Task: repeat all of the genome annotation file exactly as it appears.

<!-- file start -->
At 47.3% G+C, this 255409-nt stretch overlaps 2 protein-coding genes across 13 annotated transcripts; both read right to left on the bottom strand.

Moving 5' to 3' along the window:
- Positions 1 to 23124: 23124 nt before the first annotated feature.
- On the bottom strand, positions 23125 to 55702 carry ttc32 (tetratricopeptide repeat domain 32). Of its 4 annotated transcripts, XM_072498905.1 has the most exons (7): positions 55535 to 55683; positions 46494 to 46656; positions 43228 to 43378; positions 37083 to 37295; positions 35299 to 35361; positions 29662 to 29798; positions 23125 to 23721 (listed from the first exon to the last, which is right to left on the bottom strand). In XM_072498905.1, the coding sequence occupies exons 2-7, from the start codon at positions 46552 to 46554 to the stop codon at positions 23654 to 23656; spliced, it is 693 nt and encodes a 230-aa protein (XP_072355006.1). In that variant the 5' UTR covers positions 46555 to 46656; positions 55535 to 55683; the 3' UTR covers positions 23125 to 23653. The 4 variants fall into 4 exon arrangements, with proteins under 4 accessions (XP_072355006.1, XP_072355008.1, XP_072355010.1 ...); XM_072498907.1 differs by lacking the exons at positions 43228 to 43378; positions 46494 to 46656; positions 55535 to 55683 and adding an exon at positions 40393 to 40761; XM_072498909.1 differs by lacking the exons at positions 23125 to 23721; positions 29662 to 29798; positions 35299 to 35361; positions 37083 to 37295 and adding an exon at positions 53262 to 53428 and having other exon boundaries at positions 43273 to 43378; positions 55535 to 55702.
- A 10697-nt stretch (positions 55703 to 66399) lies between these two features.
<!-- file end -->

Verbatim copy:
At 47.3% G+C, this 255409-nt stretch overlaps 2 protein-coding genes across 13 annotated transcripts; both read right to left on the bottom strand.

Moving 5' to 3' along the window:
- Positions 1 to 23124: 23124 nt before the first annotated feature.
- On the bottom strand, positions 23125 to 55702 carry ttc32 (tetratricopeptide repeat domain 32). Of its 4 annotated transcripts, XM_072498905.1 has the most exons (7): positions 55535 to 55683; positions 46494 to 46656; positions 43228 to 43378; positions 37083 to 37295; positions 35299 to 35361; positions 29662 to 29798; positions 23125 to 23721 (listed from the first exon to the last, which is right to left on the bottom strand). In XM_072498905.1, the coding sequence occupies exons 2-7, from the start codon at positions 46552 to 46554 to the stop codon at positions 23654 to 23656; spliced, it is 693 nt and encodes a 230-aa protein (XP_072355006.1). In that variant the 5' UTR covers positions 46555 to 46656; positions 55535 to 55683; the 3' UTR covers positions 23125 to 23653. The 4 variants fall into 4 exon arrangements, with proteins under 4 accessions (XP_072355006.1, XP_072355008.1, XP_072355010.1 ...); XM_072498907.1 differs by lacking the exons at positions 43228 to 43378; positions 46494 to 46656; positions 55535 to 55683 and adding an exon at positions 40393 to 40761; XM_072498909.1 differs by lacking the exons at positions 23125 to 23721; positions 29662 to 29798; positions 35299 to 35361; positions 37083 to 37295 and adding an exon at positions 53262 to 53428 and having other exon boundaries at positions 43273 to 43378; positions 55535 to 55702.
- A 10697-nt stretch (positions 55703 to 66399) lies between these two features.